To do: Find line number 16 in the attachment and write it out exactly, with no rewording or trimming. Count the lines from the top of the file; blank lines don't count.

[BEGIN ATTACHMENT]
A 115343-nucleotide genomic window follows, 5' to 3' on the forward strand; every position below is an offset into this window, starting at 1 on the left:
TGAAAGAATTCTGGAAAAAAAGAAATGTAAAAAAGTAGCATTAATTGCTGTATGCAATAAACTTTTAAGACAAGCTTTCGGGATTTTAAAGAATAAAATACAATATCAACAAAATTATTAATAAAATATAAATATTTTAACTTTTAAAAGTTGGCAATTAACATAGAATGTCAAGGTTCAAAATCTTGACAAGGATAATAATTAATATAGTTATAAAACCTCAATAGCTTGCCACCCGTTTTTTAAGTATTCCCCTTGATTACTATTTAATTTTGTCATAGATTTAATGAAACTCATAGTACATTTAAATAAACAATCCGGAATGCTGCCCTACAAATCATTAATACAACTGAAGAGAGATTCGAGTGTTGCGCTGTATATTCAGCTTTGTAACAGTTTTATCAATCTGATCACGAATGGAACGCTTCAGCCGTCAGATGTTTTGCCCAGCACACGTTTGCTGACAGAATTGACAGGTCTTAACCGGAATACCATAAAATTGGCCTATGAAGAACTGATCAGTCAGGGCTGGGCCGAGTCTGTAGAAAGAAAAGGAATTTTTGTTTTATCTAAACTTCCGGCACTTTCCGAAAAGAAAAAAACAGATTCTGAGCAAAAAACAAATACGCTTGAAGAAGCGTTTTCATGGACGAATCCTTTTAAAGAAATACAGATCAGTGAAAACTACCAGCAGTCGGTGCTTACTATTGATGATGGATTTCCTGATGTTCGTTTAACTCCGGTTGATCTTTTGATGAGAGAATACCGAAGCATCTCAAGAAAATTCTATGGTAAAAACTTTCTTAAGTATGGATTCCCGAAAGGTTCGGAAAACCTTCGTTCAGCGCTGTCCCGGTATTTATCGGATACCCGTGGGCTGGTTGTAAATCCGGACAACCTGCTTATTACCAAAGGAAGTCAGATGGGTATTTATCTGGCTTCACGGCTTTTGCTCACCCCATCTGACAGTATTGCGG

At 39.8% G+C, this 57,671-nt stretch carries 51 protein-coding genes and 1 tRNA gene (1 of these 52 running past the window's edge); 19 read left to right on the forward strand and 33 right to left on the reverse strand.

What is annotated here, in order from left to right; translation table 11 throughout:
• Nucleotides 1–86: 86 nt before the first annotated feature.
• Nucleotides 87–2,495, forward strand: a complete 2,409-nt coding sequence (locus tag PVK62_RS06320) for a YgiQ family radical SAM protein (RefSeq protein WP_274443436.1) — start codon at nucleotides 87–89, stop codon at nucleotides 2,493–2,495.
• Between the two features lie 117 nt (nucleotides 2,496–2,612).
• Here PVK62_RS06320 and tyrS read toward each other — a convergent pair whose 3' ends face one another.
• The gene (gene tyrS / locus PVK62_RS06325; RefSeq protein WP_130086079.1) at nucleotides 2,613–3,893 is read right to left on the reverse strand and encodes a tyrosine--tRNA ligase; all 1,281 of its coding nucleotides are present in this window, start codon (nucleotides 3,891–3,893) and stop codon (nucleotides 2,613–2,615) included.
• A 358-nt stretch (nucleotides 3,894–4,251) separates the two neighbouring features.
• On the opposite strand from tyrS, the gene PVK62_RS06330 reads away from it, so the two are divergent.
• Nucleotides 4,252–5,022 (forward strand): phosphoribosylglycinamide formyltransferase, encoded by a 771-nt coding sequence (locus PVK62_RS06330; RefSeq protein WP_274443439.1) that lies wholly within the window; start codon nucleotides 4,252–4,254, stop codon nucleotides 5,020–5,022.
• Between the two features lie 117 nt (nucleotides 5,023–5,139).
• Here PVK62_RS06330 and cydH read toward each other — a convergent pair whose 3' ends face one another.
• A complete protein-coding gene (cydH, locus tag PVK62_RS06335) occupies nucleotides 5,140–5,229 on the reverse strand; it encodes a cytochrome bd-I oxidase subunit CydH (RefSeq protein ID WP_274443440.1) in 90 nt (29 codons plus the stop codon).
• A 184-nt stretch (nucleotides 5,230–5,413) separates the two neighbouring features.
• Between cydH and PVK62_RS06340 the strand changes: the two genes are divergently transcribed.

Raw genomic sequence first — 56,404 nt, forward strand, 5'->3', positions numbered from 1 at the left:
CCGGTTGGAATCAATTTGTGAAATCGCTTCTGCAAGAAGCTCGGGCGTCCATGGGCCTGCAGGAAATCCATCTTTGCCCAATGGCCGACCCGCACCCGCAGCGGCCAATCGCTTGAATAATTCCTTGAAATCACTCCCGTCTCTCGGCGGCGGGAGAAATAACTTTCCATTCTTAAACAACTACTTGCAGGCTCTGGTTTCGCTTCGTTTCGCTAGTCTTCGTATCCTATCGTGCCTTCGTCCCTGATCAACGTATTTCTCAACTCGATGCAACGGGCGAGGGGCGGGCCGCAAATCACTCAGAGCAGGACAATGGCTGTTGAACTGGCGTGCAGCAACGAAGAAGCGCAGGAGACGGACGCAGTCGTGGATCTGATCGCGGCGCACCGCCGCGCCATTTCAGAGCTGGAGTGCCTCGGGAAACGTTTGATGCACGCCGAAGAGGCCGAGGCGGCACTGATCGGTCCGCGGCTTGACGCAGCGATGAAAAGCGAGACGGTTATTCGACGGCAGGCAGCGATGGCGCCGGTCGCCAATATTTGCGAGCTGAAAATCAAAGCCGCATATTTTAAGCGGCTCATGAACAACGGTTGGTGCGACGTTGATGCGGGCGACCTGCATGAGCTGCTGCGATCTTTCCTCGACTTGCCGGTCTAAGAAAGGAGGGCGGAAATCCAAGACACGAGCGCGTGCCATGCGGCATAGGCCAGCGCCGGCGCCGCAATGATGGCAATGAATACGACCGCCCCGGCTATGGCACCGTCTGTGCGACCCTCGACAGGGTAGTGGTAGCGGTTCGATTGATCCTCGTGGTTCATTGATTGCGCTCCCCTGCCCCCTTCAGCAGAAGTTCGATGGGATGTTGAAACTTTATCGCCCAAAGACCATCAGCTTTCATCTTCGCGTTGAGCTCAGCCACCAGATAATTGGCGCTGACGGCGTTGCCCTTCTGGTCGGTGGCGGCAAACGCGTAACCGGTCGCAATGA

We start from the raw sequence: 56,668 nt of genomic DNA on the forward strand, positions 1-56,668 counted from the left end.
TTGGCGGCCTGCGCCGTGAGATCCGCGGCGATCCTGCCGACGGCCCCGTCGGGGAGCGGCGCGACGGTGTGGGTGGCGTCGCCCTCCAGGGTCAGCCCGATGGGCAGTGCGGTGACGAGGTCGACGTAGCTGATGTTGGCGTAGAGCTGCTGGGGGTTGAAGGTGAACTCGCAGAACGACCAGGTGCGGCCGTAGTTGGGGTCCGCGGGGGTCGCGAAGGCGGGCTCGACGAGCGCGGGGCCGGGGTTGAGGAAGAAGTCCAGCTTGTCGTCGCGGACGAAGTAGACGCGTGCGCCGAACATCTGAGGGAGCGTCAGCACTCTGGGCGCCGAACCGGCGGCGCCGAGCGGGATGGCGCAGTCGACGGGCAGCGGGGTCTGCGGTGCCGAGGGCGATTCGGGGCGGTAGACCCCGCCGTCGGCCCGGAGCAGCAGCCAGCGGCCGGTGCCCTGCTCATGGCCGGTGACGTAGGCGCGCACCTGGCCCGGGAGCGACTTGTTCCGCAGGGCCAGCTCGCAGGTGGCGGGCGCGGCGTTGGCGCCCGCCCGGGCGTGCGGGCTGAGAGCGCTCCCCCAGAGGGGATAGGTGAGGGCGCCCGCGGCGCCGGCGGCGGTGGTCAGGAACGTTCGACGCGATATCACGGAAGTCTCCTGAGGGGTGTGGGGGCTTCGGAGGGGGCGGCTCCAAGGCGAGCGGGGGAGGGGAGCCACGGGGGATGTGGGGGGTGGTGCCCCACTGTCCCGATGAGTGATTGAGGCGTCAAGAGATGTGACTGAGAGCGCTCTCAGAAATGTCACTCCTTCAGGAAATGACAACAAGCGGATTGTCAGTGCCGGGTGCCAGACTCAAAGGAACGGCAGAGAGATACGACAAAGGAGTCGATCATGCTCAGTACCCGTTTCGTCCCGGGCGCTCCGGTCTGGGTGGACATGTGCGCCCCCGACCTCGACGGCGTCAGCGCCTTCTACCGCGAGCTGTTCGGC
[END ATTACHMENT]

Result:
• A 184-nt stretch (nucleotides 5,230–5,413) separates the two neighbouring features.